Empathy

Empathy is one of those things that keeps popping up in my life.

Like it’s yelling “Look at me! Look at me!”

But empathy was also one of those things that I thought I knew. So I would ignore empathy as it yelled thinking “I’ve already looked at you, I need to look for something else.”

You see, I’ve always considered myself a very empathetic person. And I do believe I am. At least my emotional intelligence test says I am. And that sounds pretty official. So I think between my feeling that I am and my test results, I can almost kind of confidently say that I’m an empathetic person.

BUT.

What I realized this weekend. Is you can be an empathetic person and still not treat people with empathy.

AND MY JAW DROPPED.

I am empathetic because I can easily sense what other people are feeling. However, I have rarely treated people with empathy. I have often treated people with sympathy. I have often tried to silver line their situation. I have often tried to help solve their problem. I thought that because I was naturally empathetic, this was treating people with empathy.

But it’s not.

Turns out treating people with empathy is much much simpler than this.

Like scary simple.

And, while being empathetic helps with treating people with empathy, you can also develop your ability to recognize emotions in other people.

So what does treating people with empathy entail?

Listening and then reflecting back the feelings they directly or indirectly told you about.

Because by doing that first of all you’re showing you really were listening and second of all, you are validating their feelings. And sometimes all we need is validation. Sometimes all we need is to know that it’s ok that we feel the way that we do.

Ok. So here’s an almost real life example of this. And this is a good example of how, even though this sounds easy, most of us have responded differently for so long that it’s hard just to get us off our one-upping, silver-lining, solution-finding auto pilot.

A lot of the details of this story have been altered. They are unimportant.

The other day my friend Janet called me up. She was in tears. Her brother had lied to her about something, and he got caught in the lie. When she confronted her brother about it he said he thought it would be better for her to not know the truth.

At first I started telling her to remember that his actions are a reflection of his character and his issues and not a reflection of her. But then I literally stopped midsentence. I said, “Forget all that. It sounds to me like you’re really disappointed and very upset by his behavior. I am sorry that you feel that way.” And I heard her voice calm down a bit and she said “Yes, that’s how I feel.”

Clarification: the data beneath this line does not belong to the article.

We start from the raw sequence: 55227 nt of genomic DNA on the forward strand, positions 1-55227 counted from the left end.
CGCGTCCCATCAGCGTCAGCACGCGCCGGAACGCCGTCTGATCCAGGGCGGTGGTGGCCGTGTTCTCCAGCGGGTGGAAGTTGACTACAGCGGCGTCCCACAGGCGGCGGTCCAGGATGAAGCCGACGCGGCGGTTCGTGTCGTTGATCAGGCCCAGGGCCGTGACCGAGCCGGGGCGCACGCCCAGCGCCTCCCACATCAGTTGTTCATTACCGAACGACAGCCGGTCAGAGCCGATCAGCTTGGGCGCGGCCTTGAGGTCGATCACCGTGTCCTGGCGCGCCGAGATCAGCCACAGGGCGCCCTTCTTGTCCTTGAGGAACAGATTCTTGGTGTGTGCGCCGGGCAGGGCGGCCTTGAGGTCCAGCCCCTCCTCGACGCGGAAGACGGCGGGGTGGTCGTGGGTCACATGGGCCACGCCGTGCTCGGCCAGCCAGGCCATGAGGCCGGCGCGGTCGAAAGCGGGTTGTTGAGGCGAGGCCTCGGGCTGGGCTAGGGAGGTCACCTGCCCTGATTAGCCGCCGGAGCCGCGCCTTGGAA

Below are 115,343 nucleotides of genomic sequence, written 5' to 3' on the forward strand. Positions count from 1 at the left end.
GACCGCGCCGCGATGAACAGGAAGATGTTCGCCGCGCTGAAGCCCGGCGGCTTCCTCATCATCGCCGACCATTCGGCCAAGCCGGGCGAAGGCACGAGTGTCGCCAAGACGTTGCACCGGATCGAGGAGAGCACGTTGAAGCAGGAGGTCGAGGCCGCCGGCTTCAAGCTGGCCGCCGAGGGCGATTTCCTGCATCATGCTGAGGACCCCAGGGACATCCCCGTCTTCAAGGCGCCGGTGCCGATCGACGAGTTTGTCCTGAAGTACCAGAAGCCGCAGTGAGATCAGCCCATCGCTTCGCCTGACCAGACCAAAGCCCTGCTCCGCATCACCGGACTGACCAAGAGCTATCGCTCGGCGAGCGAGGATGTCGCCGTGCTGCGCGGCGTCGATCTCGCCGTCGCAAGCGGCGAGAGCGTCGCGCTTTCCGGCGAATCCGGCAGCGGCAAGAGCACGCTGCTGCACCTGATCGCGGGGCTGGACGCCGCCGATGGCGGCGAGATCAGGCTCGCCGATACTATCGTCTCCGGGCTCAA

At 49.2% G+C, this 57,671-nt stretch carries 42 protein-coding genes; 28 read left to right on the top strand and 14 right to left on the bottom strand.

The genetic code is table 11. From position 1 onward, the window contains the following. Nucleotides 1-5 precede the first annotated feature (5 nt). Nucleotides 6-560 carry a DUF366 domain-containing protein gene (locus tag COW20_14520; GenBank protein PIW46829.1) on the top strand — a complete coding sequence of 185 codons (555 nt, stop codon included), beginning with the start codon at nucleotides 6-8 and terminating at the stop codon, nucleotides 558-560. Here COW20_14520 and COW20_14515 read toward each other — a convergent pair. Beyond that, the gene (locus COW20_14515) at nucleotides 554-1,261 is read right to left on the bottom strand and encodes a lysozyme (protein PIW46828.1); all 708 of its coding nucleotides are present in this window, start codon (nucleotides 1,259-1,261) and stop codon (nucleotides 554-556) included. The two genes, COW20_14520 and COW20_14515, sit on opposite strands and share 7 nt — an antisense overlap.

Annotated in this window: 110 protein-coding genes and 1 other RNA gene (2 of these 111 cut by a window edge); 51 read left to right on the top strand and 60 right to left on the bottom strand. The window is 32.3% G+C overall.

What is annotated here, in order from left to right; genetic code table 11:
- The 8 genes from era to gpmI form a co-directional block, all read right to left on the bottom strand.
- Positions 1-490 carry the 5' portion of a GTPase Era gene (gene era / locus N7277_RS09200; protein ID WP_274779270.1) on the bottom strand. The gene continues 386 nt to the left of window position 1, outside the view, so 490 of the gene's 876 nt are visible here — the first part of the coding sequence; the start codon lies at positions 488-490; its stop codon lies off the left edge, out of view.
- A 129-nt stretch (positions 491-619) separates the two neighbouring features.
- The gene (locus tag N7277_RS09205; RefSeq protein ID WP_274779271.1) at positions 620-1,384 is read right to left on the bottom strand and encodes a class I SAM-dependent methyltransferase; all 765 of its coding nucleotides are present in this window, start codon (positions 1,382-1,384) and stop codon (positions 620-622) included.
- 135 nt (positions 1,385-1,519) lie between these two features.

And in my mind I was like “BOOM! Empathy!”

For a while I’ve talked to my therapist about how I feel like a lot of people come to me in times of trouble (“Let It be” just started playing in my head). She told me again and again that I don’t need to give advice or try to fix anything, I just need to reflect what they said to me back at them.

She didn’t call it empathy, but that’s just what that is.

It’s hard. It’s hard when someone you care about tells you they’re hurting to not immediately try to fix it, to provide methods you use, or ideas you have.

Sometimes it’s hard for me to not take their hurt very personally. This is the idea of feeling for them instead of with them. You can’t take someone else’s feelings away by feeling them yourself. You can only share in their hurt.

Sometimes I take it personally in that their hurt must mean that I am a bad friend/partner/daughter/sister. This is horribly selfish of me and something I’m working really hard to not do.

But at least I’m trying. I challenge you to be aware of how you react when people are vulnerable to you. I always assumed I reacted well because I’d always been told I was empathetic. But there have been many times that I have reacted horribly. I wish I could go back to those times and do them over. But we cannot change the past, just learn from it.

OK, now go watch this video.

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